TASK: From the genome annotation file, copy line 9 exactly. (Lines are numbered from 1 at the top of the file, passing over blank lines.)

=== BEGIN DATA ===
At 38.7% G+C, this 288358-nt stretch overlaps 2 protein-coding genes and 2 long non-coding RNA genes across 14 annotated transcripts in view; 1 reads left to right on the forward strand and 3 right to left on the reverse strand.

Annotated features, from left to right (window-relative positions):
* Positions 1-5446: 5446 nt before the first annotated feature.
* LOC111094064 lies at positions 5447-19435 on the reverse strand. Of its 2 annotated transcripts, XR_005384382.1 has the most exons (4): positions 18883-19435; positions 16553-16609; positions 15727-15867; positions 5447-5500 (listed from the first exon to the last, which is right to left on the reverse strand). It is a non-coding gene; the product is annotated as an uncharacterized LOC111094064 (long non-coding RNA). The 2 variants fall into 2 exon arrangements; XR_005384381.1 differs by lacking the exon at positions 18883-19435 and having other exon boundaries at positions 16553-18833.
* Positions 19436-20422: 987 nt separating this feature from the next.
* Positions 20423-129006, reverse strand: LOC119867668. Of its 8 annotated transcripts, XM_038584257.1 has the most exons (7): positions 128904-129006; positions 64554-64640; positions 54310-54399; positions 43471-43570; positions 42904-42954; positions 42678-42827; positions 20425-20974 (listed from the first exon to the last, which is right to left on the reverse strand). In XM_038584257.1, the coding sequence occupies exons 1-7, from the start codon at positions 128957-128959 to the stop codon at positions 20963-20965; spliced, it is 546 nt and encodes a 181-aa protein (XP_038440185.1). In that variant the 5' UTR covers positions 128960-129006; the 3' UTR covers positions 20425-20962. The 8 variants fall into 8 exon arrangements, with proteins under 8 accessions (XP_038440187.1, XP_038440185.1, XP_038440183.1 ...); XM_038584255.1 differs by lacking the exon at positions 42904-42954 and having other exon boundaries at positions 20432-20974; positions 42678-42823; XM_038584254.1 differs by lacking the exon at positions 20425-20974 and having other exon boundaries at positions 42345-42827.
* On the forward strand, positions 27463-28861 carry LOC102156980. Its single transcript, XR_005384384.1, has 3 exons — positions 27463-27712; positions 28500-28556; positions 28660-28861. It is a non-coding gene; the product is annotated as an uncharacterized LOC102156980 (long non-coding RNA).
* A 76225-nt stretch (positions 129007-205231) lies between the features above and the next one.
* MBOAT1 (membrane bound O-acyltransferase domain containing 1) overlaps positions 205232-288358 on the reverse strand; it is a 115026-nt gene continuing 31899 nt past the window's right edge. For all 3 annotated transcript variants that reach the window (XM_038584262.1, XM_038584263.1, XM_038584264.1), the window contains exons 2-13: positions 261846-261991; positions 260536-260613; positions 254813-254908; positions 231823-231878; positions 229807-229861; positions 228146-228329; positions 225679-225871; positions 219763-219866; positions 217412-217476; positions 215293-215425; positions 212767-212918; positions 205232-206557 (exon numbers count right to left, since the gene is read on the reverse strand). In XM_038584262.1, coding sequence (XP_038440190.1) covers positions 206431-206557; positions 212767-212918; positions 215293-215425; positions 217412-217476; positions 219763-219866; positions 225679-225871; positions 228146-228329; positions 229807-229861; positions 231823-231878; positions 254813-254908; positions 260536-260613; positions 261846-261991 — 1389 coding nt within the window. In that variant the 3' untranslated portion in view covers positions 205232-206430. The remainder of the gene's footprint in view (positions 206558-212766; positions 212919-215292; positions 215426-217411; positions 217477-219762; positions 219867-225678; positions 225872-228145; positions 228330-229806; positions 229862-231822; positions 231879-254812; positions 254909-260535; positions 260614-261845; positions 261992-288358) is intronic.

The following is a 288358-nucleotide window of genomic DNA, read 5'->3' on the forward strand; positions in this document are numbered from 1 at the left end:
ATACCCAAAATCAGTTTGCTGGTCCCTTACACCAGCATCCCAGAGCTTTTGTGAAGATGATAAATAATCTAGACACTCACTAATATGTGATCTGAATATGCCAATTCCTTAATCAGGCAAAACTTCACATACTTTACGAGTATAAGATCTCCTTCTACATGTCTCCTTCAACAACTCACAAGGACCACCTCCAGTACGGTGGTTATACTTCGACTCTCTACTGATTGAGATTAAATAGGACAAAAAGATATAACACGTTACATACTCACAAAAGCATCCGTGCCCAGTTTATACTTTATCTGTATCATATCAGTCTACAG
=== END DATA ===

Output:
* MBOAT1 (membrane bound O-acyltransferase domain containing 1) overlaps positions 205232-288358 on the reverse strand; it is a 115026-nt gene continuing 31899 nt past the window's right edge. For all 3 annotated transcript variants that reach the window (XM_038584262.1, XM_038584263.1, XM_038584264.1), the window contains exons 2-13: positions 261846-261991; positions 260536-260613; positions 254813-254908; positions 231823-231878; positions 229807-229861; positions 228146-228329; positions 225679-225871; positions 219763-219866; positions 217412-217476; positions 215293-215425; positions 212767-212918; positions 205232-206557 (exon numbers count right to left, since the gene is read on the reverse strand). In XM_038584262.1, coding sequence (XP_038440190.1) covers positions 206431-206557; positions 212767-212918; positions 215293-215425; positions 217412-217476; positions 219763-219866; positions 225679-225871; positions 228146-228329; positions 229807-229861; positions 231823-231878; positions 254813-254908; positions 260536-260613; positions 261846-261991 — 1389 coding nt within the window. In that variant the 3' untranslated portion in view covers positions 205232-206430. The remainder of the gene's footprint in view (positions 206558-212766; positions 212919-215292; positions 215426-217411; positions 217477-219762; positions 219867-225678; positions 225872-228145; positions 228330-229806; positions 229862-231822; positions 231879-254812; positions 254909-260535; positions 260614-261845; positions 261992-288358) is intronic.